Wednesday, 10 February 2016

ThinkSpeak: do we really need a wrecking ball to crack a nut?

Wrecking-ball or molecular tweezers; choose your poison. #ThinkSpeak #MSBlog #MSResearch

ThinkSpeak = thinking aloud

"I have said many time before the autoimmune hypothesis of multiple sclerosis may be wrong. This is why I refer to black swans, field hypotheses and viral causes of MS. I am not alone in the world when it comes to taking an alternative view of MS. Many of you will argue that I am wrong and that this position, or hypothesis, is incongruent with the effectiveness of induction treatment strategies such as HSCT, alemtuzumab, cladribine/fludarabine, etc. When you look at all the highly-effective therapies common to them all is an anti-B-cell effect, except for daclizumab which is an outlier. In other words HSCT may be simply be working via its effect on B-cells. If this is the case then the T-cell depletion, general bone marrow suppression and other off-target toxicities are simply collateral damage. Do we really need a wrecking-ball to crack a nut? Likewise, if alemtuzumab is working via B-cell depletion do we really need to collateral damage that comes with alemtuzumab's depletion and immunological changes that come from  its specific immune system reconstitution pattern (secondary autoimmunity). Do we really need a sledgehammer to crack a nut? Cladribine and fludarabine may be safer to use than either HSCT or alemtuzumab, but we would still be using a hammer to crack a nut."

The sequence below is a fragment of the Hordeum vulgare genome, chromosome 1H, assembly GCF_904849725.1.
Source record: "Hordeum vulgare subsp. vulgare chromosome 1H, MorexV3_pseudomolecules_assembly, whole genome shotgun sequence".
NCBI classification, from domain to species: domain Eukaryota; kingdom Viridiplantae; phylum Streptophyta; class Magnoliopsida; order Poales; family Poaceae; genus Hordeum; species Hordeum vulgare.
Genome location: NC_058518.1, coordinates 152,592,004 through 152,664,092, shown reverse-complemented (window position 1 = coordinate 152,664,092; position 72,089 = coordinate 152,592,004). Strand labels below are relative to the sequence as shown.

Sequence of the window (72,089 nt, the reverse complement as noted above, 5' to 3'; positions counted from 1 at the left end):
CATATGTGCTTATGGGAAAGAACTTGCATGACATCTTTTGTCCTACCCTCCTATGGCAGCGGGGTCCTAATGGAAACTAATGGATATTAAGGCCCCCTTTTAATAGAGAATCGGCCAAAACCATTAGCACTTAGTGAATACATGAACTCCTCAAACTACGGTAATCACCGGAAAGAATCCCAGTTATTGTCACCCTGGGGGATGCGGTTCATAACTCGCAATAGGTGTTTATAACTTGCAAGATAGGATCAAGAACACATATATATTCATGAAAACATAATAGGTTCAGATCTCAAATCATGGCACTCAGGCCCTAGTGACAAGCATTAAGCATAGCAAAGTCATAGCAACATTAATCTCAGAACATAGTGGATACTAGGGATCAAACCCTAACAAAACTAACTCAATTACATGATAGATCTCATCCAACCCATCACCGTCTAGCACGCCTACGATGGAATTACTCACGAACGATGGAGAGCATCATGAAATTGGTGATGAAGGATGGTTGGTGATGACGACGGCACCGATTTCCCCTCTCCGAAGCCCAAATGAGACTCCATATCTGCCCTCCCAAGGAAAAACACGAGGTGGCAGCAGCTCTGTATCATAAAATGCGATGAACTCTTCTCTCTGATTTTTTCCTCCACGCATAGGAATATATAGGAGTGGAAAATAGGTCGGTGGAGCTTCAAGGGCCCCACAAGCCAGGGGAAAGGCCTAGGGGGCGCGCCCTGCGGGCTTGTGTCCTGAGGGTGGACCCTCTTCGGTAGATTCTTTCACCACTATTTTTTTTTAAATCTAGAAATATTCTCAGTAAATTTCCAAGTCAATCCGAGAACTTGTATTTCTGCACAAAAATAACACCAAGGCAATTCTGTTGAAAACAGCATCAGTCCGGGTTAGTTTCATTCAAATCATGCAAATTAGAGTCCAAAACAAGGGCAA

"With a short-term efficacy profile that is looking very good anti-CD20 therapies must be the way to go; they work like heat-seeking missiles to take-out their target and the collateral damage from depleting B-cells seems relatively contained. This view may change with longer follow-up. What population of B cell is anti-CD20 therapies targeting? Could it be the EBV infected pool? If this is the case then we need better drugs; drugs that target EBV hence the need for the Charcot Project. More importantly, are anti-CD20 therapies enough? I suspect not. Stephen Hauser dropped a bomb on the stage at ECTRIMS when he mentioned that many of their patients with active RRMS treated on rituximab for many years have gone onto to develop secondary progressive MS. Why? It may be that anti-CD20 therapies do not target long-lived plasma cells within the central nervous system and these plasma cells, which produce OCBs may be driving progressive disease. This is why I am so disappointed that MedImmune have put their anti-CD19 MS programme on ice; CD19 is at least expressed on plasma cells and anti-CD19 may be one way of targeting this population of long-lived plasma cells."